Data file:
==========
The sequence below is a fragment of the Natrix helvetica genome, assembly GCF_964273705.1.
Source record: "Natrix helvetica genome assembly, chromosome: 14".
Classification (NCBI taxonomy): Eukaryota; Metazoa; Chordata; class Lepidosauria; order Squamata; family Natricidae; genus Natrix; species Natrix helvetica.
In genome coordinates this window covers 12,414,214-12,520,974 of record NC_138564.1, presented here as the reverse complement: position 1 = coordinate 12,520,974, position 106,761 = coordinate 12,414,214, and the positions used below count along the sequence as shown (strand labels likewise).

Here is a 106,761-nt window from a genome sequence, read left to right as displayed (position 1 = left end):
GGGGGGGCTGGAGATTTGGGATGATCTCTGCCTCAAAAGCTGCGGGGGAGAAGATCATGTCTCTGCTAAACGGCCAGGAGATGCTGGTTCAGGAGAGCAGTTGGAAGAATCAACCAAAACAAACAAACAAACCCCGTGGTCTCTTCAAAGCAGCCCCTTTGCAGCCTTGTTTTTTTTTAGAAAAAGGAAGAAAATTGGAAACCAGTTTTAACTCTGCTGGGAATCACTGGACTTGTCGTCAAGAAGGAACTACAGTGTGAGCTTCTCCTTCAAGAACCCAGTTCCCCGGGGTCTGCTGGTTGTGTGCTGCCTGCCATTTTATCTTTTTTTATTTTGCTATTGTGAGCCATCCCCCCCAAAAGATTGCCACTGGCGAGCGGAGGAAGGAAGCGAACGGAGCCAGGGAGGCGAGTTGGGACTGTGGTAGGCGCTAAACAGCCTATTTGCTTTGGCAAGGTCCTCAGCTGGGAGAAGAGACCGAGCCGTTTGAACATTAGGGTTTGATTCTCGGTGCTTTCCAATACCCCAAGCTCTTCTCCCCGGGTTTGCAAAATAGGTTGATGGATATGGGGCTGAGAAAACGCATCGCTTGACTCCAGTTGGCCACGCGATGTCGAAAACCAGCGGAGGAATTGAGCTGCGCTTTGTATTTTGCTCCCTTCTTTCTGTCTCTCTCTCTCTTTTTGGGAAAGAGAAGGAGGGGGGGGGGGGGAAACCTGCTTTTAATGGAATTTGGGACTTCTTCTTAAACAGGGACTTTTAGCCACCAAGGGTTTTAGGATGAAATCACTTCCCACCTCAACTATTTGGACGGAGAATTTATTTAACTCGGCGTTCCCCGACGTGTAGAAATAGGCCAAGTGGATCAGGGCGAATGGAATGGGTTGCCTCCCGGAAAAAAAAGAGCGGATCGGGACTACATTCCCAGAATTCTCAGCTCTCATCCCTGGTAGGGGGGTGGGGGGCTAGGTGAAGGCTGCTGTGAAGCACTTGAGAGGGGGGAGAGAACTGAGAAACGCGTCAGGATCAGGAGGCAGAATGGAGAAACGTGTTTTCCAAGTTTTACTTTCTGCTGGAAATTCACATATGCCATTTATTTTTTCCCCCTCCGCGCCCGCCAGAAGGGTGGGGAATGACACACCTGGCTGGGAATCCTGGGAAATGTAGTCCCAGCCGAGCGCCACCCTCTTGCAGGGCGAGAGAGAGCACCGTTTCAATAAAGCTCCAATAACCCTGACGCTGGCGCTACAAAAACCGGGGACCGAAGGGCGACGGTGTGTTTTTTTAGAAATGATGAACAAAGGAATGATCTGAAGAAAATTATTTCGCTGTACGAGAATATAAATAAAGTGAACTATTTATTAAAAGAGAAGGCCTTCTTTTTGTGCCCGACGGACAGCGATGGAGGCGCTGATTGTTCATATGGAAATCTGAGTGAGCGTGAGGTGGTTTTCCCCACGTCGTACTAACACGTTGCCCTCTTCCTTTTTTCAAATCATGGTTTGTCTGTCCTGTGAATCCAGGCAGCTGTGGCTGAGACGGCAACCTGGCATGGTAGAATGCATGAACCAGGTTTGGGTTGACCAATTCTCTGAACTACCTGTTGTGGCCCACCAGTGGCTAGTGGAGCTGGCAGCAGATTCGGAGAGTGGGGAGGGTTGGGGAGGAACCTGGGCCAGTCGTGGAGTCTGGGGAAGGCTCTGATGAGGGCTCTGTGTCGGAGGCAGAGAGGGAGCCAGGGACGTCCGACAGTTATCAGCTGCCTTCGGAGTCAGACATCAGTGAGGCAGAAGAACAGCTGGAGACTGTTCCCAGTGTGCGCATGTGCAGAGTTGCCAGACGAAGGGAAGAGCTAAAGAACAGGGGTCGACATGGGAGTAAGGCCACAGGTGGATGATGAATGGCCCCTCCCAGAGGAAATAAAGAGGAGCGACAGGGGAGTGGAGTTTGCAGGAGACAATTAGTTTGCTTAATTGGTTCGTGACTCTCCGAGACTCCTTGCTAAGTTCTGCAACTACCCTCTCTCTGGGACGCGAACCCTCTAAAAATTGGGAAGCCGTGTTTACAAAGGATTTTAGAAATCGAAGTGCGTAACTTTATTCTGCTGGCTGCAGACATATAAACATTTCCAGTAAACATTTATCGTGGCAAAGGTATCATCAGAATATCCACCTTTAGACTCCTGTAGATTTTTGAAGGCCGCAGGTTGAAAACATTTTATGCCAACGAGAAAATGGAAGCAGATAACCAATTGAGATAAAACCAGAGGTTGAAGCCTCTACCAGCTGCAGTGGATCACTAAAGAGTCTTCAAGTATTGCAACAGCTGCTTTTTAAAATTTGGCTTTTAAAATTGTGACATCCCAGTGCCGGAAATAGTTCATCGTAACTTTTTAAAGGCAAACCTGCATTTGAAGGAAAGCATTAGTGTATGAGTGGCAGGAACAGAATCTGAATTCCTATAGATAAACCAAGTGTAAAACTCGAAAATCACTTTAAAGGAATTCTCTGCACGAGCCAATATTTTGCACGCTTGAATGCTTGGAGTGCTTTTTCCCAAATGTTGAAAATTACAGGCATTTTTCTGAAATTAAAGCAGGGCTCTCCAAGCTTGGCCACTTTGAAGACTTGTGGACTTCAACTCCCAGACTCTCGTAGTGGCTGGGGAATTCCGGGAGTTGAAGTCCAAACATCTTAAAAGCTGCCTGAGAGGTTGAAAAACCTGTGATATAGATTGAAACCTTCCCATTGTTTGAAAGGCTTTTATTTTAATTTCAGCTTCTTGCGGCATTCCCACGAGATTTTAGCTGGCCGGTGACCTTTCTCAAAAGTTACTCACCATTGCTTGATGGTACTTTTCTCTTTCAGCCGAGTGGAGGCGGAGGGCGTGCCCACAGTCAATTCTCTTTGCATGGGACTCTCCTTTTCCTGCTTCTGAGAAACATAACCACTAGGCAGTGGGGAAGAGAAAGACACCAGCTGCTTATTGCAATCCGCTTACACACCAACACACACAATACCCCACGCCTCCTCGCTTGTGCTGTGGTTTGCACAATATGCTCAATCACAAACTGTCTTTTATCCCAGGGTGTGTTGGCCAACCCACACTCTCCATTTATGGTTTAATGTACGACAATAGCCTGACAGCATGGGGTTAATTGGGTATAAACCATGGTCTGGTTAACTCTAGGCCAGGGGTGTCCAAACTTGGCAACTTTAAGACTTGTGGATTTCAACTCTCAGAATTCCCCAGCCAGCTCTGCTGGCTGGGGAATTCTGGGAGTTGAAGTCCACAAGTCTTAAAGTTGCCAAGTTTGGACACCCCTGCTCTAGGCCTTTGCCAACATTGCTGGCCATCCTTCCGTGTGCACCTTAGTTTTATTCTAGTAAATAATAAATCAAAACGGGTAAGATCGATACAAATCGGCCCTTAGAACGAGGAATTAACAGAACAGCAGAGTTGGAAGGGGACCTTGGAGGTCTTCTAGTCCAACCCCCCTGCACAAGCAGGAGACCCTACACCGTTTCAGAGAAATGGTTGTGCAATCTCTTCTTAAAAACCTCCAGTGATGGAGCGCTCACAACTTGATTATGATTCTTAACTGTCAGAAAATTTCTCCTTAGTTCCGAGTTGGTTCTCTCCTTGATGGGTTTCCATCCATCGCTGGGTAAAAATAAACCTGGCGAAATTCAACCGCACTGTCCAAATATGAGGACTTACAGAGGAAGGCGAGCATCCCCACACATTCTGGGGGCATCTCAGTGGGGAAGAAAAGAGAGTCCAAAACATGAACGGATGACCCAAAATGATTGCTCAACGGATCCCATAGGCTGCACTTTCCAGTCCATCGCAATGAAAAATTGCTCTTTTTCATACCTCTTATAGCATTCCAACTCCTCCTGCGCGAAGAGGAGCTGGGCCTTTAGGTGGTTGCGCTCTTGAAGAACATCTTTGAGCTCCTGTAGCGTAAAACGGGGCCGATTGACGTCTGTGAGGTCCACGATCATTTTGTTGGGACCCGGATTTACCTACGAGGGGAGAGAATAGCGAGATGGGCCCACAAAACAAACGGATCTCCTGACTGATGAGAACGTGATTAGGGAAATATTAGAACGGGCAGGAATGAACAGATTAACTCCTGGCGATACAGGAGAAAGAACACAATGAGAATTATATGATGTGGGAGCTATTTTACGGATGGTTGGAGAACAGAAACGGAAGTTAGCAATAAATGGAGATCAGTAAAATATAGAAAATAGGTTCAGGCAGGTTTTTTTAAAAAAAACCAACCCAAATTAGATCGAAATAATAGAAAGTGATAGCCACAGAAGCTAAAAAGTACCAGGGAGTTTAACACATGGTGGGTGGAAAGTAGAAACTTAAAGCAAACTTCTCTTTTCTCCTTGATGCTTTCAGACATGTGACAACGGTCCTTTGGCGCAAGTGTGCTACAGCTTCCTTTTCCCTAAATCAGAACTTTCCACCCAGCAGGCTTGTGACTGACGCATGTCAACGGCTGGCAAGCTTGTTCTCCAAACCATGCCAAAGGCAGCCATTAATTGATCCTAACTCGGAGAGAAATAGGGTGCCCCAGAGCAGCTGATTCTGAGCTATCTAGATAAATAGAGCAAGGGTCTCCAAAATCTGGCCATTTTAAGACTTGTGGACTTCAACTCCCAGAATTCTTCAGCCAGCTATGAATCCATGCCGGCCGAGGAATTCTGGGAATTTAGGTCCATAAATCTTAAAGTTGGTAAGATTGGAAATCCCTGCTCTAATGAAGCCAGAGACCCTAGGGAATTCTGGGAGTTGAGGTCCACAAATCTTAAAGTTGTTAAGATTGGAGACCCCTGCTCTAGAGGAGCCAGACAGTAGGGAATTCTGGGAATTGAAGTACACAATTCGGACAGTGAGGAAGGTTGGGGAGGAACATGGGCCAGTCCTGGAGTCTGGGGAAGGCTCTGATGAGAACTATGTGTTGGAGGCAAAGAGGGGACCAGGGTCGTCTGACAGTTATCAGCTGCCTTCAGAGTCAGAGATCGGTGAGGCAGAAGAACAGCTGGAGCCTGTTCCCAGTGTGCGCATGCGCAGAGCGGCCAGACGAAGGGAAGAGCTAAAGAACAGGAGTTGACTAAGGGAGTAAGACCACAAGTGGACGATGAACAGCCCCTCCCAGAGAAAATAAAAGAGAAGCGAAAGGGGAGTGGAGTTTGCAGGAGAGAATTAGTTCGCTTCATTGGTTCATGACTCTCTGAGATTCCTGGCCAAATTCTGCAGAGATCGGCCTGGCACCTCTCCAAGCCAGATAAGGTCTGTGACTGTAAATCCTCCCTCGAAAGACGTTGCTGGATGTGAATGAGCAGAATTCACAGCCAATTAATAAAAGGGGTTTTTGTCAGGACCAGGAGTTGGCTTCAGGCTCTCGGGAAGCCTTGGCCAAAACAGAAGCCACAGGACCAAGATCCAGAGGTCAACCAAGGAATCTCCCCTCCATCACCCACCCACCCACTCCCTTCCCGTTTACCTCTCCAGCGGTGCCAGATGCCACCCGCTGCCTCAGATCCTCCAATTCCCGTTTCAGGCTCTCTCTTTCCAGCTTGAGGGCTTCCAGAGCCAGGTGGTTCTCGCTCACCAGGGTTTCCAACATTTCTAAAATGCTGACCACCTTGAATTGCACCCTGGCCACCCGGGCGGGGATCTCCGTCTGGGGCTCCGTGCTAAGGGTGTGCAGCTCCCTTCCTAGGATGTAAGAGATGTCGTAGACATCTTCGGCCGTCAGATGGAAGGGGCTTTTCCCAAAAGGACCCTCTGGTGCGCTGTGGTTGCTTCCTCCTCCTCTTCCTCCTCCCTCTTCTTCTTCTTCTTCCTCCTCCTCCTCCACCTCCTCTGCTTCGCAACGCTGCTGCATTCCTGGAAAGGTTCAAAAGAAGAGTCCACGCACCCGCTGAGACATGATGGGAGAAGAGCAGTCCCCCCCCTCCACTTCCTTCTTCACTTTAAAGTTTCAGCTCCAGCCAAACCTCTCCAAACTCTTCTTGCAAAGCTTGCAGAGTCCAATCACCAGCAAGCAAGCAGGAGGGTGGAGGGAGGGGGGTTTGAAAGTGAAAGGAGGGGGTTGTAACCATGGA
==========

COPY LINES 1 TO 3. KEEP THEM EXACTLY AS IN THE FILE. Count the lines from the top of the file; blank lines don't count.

The sequence below is a fragment of the Natrix helvetica genome, assembly GCF_964273705.1.
Source record: "Natrix helvetica genome assembly, chromosome: 14".
Classification (NCBI taxonomy): Eukaryota; Metazoa; Chordata; class Lepidosauria; order Squamata; family Natricidae; genus Natrix; species Natrix helvetica.